Saltalamacchia belongs among AL All-Stars

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Saltalamacchia belongs among AL All-Stars

Count me among the millions who wanted to see Jarrod Saltalamacchia in the All Star Game.

And why not? On a team full of superstars who can't keep it together, Saltalamacchia's one of the few guys to actually exceed expectations this year. He doesn't have an ego or an attitude, or carry himself like a martyr for getting paid millions to play baseball. Instead, he's just a plain, old likable athlete. He works hard. He's easy to root for. He just so happens to have hit more home runs (15) than any catcher in baseball.

And for all those reasons, we wanted Salty to get the call.

Of course, he didn't.

Whether or not he eventually finds his way to Kansas City remains to be seen. These days, you know at least a handful of All-Stars will drop out of the game, and this year, Salty will be on the short list of replacements. But even if he gets the late invite, it's not the same. It's like getting a call from a couple three weeks before they get married: "Hey, I know this is last second, but do you want to come to our wedding?" You appreciate the offer, and you probably end up going, but you know that you were on the B-List; that they only invited you after a bunch of other people turned them down first.

Anyway, despite the desire to see Saltalamacchia in the All-Star game, and the disappointment in the fact that he didn't make it, it's hard to get too riled up about the snubbage.

First of all, because Salty's hitting .254 with a .302 OBP this season. I don't care where the competition is, or what kind of feel good story you might be, if those are your numbers, there's a serious argument to be made against your All Star status.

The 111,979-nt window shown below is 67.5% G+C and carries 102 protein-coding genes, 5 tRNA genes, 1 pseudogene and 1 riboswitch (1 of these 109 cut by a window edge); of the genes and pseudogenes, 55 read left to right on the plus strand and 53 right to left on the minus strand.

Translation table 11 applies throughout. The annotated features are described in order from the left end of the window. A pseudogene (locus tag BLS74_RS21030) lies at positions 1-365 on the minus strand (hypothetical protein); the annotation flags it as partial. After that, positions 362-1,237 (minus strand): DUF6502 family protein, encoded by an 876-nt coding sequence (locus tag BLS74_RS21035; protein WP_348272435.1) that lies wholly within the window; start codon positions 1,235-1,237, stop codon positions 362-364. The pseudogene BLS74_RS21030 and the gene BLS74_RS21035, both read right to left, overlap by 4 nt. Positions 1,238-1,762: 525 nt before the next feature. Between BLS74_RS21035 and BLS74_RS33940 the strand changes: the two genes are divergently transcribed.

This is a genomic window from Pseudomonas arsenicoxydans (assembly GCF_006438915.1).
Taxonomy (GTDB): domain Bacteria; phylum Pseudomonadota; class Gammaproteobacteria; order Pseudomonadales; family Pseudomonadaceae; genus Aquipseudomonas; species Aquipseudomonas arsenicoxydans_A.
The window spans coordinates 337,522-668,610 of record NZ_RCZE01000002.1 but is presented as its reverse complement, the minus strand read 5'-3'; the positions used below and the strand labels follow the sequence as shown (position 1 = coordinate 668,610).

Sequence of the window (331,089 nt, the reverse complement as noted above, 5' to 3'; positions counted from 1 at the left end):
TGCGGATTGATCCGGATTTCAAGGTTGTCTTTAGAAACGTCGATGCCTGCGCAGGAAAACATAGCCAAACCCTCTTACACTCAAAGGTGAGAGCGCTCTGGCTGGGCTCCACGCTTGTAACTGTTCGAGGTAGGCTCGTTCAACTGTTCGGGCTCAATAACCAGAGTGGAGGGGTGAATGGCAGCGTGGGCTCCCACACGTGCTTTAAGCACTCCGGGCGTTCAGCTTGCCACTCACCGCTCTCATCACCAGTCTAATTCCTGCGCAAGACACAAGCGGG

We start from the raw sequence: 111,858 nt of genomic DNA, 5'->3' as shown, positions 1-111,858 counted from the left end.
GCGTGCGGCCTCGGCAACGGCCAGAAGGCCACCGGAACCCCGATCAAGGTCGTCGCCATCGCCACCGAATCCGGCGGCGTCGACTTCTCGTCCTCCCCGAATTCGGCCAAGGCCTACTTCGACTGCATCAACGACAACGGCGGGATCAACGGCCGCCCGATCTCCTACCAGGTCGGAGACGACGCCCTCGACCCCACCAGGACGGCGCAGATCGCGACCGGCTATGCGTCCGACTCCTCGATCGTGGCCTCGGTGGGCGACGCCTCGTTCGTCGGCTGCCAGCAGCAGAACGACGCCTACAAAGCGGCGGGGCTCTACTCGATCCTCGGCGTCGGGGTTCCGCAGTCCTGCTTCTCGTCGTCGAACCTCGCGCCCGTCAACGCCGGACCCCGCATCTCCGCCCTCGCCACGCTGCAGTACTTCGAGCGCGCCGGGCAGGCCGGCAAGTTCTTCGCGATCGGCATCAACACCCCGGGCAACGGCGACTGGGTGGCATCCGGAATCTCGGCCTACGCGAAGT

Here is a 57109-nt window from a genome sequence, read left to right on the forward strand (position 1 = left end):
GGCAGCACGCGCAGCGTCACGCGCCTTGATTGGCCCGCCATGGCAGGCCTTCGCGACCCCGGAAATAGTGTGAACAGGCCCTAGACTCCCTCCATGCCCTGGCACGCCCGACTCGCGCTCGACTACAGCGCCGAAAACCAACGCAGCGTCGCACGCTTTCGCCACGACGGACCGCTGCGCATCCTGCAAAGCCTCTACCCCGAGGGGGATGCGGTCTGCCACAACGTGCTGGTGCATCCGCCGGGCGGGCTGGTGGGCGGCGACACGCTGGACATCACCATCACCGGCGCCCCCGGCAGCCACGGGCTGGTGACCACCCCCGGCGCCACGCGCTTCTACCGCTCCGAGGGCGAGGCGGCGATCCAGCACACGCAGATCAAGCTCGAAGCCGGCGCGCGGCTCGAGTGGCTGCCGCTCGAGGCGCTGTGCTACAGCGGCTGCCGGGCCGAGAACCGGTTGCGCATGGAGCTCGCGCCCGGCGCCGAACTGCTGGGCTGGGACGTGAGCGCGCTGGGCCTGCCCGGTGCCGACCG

Second, because even though he's done an admirable job taking over for Jason Varitek, the Sox rotation as a whole hasn't been that good. I'm not saying that's the catcher's fault, I'm just saying that his presence behind the plate doesn't really support the case.

Third . . . no, I'm going to stop there. I don't want to sit here and pick apart all the reasons Jarrod Saltalamacchia isn't an All-Star.

Because the real story is that we're even having the conversation to begin with.

That whether or not he ultimately spends July 10 sweating his brains off in Kansas City, for the first three months of the season, Jarrod Saltalamacchia has been one of the best catchers in the American League, and one of the biggest surprises in Boston.

Count me among the millions who never saw that coming.

Rich can be reached at rlevine@comcastsportsnet.com.

Ortiz quells comeback speculation: 'My playing time has expired'

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Ortiz quells comeback speculation: 'My playing time has expired'

Forget that cryptic Tweet to the Globe. David Ortiz isn't walking through that door, fans. At least not as a player.

"My playing time has already expired," Ortiz told ESPN Deportes. "Baseball is not something that you wake up today and you say, 'I'll play tomorrow.' Baseball is something that carries a lot of sacrifice, a lot of preparation, and there is a reason why we train the entire year to play it, practice every day, especially during the season, because it is a sport of consistency."

No one really thought he was contemplating a comeback, but last week he Tweeted this . . .

. . . and that raised hopes that he'd changed his mind.

Not so.

 

Red Sox avoid arbitration with Bogaerts, Holt with 1-year deals

Red Sox avoid arbitration with Bogaerts, Holt with 1-year deals

Facing a 1 p.m. Friday deadline to avoid arbitration, the Red Sox reportedly agreed to a one-year, $3.6 million deal with center field Jackie Bradley Jr., and also avoided hearings with six other players.

Shortstop Xander Bogaerts, utilityman Brock Holt, pitchers Joe Kelly, Robbie Ross Jr., Tyler Thornburgh and catcher Sandy Leon also agreed to one-year deals.

Terms of the deals were not announced.

It leaves left-handers Fernando Abad and Drew Pomeranz as the only arbitration-eligible Red Sox without a deal.